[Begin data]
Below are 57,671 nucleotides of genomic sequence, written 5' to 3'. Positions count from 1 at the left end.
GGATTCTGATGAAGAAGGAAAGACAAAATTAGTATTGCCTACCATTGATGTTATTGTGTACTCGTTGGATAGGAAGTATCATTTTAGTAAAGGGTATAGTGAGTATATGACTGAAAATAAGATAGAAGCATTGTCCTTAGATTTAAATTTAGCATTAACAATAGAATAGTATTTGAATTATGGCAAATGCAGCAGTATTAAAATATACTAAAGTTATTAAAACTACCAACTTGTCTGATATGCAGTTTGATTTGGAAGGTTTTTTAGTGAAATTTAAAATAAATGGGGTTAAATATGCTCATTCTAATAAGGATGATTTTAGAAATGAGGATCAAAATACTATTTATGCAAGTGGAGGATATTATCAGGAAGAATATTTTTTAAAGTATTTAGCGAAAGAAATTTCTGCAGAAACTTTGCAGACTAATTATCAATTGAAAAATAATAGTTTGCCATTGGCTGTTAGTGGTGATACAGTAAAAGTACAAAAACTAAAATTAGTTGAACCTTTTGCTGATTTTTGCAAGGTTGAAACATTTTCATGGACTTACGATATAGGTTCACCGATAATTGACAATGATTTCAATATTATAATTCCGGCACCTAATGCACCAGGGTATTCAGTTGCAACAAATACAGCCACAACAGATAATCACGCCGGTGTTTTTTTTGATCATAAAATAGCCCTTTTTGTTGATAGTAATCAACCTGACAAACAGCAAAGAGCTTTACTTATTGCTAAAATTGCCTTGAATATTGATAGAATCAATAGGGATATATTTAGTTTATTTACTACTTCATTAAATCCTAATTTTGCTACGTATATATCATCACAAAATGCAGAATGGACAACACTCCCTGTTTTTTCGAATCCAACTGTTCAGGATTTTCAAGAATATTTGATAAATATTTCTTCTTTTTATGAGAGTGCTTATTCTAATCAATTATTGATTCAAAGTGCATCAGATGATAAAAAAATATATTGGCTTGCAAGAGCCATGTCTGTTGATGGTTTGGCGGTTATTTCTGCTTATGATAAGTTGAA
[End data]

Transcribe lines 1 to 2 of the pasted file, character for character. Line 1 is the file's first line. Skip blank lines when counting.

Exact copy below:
Below are 57,671 nucleotides of genomic sequence, written 5' to 3'. Positions count from 1 at the left end.
GGATTCTGATGAAGAAGGAAAGACAAAATTAGTATTGCCTACCATTGATGTTATTGTGTACTCGTTGGATAGGAAGTATCATTTTAGTAAAGGGTATAGTGAGTATATGACTGAAAATAAGATAGAAGCATTGTCCTTAGATTTAAATTTAGCATTAACAATAGAATAGTATTTGAATTATGGCAAATGCAGCAGTATTAAAATATACTAAAGTTATTAAAACTACCAACTTGTCTGATATGCAGTTTGATTTGGAAGGTTTTTTAGTGAAATTTAAAATAAATGGGGTTAAATATGCTCATTCTAATAAGGATGATTTTAGAAATGAGGATCAAAATACTATTTATGCAAGTGGAGGATATTATCAGGAAGAATATTTTTTAAAGTATTTAGCGAAAGAAATTTCTGCAGAAACTTTGCAGACTAATTATCAATTGAAAAATAATAGTTTGCCATTGGCTGTTAGTGGTGATACAGTAAAAGTACAAAAACTAAAATTAGTTGAACCTTTTGCTGATTTTTGCAAGGTTGAAACATTTTCATGGACTTACGATATAGGTTCACCGATAATTGACAATGATTTCAATATTATAATTCCGGCACCTAATGCACCAGGGTATTCAGTTGCAACAAATACAGCCACAACAGATAATCACGCCGGTGTTTTTTTTGATCATAAAATAGCCCTTTTTGTTGATAGTAATCAACCTGACAAACAGCAAAGAGCTTTACTTATTGCTAAAATTGCCTTGAATATTGATAGAATCAATAGGGATATATTTAGTTTATTTACTACTTCATTAAATCCTAATTTTGCTACGTATATATCATCACAAAATGCAGAATGGACAACACTCCCTGTTTTTTCGAATCCAACTGTTCAGGATTTTCAAGAATATTTGATAAATATTTCTTCTTTTTATGAGAGTGCTTATTCTAATCAATTATTGATTCAAAGTGCATCAGATGATAAAAAAATATATTGGCTTGCAAGAGCCATGTCTGTTGATGGTTTGGCGGTTATTTCTGCTTATGATAAGTTGAA